"I am delighted and honoured to be Booktrust’s second-ever online writer in residence, taking the virtual baton from the excellent Patrick Ness. Every writer is (or should be) a reader first, and Booktrust does more to get people reading than any organisation I know (my nine-month-old daughter has already devoured eleven books endorsed by Booktrust). I am particularly looking forward to the opportunity that this residency offers
to interact with readers, to share my experience, to explore the nuances of translation as people consume stories - for stories are only the starting point; the real tale lives in the contemplation the stories trigger, the dialogue they generate after the last page is closed."
Nikesh Shukla, Booktrust Website Editor:"Nii Parkes is the Freddie Flintoff of publishing: a true all-rounder- he’s a performance poet, an author, a publisher, an editor and the hardest working man in the biz. He was an obvious choice to take over from Patrick Ness as our new writer in residence, and we’ve scored a century by getting him. Nii’s self-made career has given him a wealth of knowledge of the publishing industry and he will be a huge inspiration to aspiring writers. As someone who is immersed in technology and social networking media too, it’ll be great to collaborate with him on new and exciting multimedia online projects for Booktrust."

Tuesday, September 15, 2009

Handa's Hen

going on tour! It opens at The Polka Theatre in Wimbledon on 26 September and ends at The Albany Theatre in Deptford on 27 December - calling at 12 other venues, in and out of London.Details can be found:-
on the Little Angel website on What's On) and the Walker Books website (click on What's On) Two actresses, fifty-five puppets, movement and song are combined in this production. Come to Handa's Kenyan village where Mondi the hen has gone missing. Handa and her friend, Akeyo look everywhere. They find lizards, frogs, spoonbills and lots of other animals. But where is Mondi - and what's her secret?

Writing Competition

To celebrate the publication of Wishing for Tomorrow, Hodder Children’s Books are running a writing competition judged by Hilary McKay. Two lucky winners will receive a beautiful Victorian writing set and a signed copy of Wishing for Tomorrow. Four runners-up will receive a signed copy of the book.
To enter, choose ONE of the writing scenarios below. Send your entry (maximum one side of an A4 sheet) to:
Wishing for Tomorrow Competition
Hodder Children’s Books
338 Euston Road
London NW1 3BH
Closing date: 31st October 2009
1. In Wishing for Tomorrow. Ermengarde desperately misses her best friend, Sara Crewe. Alice, the maid, encourages her to write to her absent friend to tell her about life at the school.
Imagine you are writing to Sara Crewe describing a typical day at your school.
2. In A Little Princess there is a poor hungry rat called Melchesidec who befriends Sara when she is banished to the attic. In Wishing for Tomorrow, Ermengarde looks after him when Sara has gone, and also makes friends with Bosco, next door’s pampered cat.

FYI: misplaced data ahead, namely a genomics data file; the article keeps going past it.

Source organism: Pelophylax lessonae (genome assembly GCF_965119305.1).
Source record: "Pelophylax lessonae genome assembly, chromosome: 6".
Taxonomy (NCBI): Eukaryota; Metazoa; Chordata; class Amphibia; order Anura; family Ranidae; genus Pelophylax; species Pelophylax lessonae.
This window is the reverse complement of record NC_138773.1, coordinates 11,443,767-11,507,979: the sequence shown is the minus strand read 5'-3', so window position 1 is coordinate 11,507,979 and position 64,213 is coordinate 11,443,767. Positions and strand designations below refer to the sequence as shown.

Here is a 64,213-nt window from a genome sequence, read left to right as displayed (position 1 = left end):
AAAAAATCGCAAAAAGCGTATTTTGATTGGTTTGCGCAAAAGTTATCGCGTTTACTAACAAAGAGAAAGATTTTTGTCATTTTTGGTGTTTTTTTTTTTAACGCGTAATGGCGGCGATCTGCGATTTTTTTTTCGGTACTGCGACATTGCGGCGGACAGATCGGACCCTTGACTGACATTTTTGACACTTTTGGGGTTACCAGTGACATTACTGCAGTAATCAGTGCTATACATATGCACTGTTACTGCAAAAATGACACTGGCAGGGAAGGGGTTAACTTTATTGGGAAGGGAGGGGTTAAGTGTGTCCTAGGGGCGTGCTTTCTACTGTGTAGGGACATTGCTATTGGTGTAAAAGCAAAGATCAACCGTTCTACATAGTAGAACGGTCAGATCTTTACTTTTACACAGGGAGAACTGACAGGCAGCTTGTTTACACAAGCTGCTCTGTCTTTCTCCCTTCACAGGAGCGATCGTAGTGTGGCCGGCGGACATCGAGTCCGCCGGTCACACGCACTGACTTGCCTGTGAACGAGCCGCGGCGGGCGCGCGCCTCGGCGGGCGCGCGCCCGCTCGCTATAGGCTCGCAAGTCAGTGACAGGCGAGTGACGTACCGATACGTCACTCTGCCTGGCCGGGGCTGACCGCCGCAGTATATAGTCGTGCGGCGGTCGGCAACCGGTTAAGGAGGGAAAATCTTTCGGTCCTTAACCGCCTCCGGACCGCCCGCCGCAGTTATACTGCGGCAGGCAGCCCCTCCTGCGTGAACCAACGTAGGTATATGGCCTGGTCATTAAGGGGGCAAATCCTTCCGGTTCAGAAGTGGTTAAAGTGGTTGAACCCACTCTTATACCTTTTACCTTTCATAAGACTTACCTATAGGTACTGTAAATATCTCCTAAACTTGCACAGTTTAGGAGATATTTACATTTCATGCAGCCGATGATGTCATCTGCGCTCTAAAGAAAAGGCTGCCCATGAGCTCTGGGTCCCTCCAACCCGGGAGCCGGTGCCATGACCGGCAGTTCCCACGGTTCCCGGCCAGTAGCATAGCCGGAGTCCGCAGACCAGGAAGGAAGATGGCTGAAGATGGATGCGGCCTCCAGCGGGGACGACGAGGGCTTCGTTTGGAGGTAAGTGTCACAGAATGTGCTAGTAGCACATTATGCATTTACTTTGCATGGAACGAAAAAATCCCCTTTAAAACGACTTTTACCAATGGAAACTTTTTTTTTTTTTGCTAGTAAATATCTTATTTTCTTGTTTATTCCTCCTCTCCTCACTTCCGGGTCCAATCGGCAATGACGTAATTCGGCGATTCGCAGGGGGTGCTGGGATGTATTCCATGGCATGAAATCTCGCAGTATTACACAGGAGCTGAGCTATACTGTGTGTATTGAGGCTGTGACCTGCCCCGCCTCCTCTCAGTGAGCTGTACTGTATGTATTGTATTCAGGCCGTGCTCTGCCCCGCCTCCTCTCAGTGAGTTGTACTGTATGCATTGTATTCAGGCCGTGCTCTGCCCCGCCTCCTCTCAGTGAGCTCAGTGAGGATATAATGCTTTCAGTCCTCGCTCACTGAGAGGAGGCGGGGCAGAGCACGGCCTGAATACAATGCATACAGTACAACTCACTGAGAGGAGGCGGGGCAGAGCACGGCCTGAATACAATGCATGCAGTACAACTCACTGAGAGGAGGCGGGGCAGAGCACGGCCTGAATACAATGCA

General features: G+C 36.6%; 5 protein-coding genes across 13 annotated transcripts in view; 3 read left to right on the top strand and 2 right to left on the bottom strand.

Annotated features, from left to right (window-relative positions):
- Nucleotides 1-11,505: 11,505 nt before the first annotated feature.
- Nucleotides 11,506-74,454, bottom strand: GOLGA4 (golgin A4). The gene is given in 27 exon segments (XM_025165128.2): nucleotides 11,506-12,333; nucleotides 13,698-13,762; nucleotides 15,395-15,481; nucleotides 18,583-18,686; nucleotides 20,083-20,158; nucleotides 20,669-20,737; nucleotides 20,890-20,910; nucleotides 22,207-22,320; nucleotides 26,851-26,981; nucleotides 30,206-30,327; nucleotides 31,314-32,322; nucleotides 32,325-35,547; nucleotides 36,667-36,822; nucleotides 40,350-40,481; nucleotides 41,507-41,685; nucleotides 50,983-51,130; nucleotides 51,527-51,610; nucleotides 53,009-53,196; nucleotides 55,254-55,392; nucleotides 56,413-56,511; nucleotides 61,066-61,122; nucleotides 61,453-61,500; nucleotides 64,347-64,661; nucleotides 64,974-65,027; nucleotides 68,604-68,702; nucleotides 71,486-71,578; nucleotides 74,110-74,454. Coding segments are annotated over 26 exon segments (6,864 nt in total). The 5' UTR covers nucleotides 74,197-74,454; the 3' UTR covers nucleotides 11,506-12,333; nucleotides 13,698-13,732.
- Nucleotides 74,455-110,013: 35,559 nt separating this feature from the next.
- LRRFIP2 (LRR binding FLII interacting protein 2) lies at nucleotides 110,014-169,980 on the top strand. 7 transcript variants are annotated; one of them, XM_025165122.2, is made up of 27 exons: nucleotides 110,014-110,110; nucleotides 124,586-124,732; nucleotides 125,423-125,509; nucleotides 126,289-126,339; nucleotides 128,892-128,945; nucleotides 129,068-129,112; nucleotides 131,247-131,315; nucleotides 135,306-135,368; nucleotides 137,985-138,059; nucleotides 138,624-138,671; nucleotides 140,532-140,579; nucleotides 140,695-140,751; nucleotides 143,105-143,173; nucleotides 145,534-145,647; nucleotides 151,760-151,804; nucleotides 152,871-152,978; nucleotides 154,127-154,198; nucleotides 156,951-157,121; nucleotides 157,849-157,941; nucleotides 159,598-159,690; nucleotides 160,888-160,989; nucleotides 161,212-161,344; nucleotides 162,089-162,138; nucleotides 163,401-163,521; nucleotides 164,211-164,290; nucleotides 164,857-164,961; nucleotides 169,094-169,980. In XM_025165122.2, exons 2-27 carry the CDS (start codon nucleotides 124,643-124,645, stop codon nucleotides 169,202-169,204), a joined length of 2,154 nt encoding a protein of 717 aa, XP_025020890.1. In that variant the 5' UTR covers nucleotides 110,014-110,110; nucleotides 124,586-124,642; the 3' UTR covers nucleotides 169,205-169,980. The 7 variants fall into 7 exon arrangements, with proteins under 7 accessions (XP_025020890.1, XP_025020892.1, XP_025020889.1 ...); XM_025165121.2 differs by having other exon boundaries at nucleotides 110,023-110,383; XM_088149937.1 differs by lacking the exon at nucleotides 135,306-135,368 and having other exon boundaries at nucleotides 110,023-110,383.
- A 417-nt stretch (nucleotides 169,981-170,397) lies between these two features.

Imagine you are an animal who befriends a schoolgirl. Write a diary entry about a typical day spent with her at her school. Remember that you are writing from the point of view of the animal!

Monday, September 14, 2009

Second Philippa Pearce Memorial Lecture

Photograph from left to right:Morag Styles, Reader in Children's Literature and Education at Homerton College, Cambridge/ Michael Rosen / Philippa's Pearce's daughter - Sally Christie and her son. Outside Homerton College where Michael Rosen delivered the second Philippa Pearce Memorial Lecture - What is children's poetry for? : towards a new, but child-specific, 'Apologie for Poetrie' (Sir Philip Sidney, 1595). The 2010 lecture will be given by Michael Morpurgo at Seven Stories, The Centre for Children’s Books and the 2011 lecture by Philip Pullman, at Homerton College. For more details visit
An excellent lecture - Michael Rosen overcame the poor microphone sound which gave a disconcerting hiss...

Booktrust Roald Dahl Funny Prize Shortlist

The Funniest Book for Children Aged Six and Under:

The Great Dog Bottom Swop by Peter Bently illus Mei Matsucka - Andersen
Octopus Socktopus by Nick Sharratt - Alison Green Books
Elephant and Joe is a Spaceman by David Wojtowycx - Alison Green
Crocodiles are the best animals of all by Sean Taylor illus Hannah Shaw - Frances Lincoln
Mr Pusskins best in show by Sam Lloyd - Orchard
The Pencil by Allan Ahlberg ilus Bruce Ingman - Walker

The Funniest Book for Children aged Seven to Fourteen:

The Galloping Ghost by Hilda Offen - Catnip
Eating things on sticks by Anne Fine illus Kate Aldous - Doubleday
Grubtown Tales: Stinking rich and just plan stinky by Philip Ardagh illus Jim Paillot - Faber
The Boy in the Dress by David Walliams illus Quentin Blake - HarperCollins
Purple Class and the half-eaten sweater by Sean Taylor illus Helen Bate - Francis Lincoln
Ribblestrop by Andy Mulligan - Simon & Schuster

Bill Bailey, one of the judges, comments: It was great fun judging the prize, mainly because the standard of the books was so's so hard to choose between them, and at one point it got so tense we got through a whole plate of chocolate's tough this judging lark.

Write Aways Second Conference

All Join In: Participation and Inclusion in Literacy a one day conference at the Leeds Hilton 23 October 09 from 9.30 - 4.00 for teachers and librarians. Details on Reduced fee booking until the end of September.

Wednesday, August 26, 2009

Just Read Campaign

The initial meeting of the "Just Read" Campaign took place in early June. Stimulated by the BBC4 documentary, Just Read, which featured Michael Rosen working with a school in Cardiff, a group of authors, illustrators, retailers, teachers, literary agents, librarians, publishers and national literacy organisations gathered to discuss how a campaign could help all schools become book-loving schools.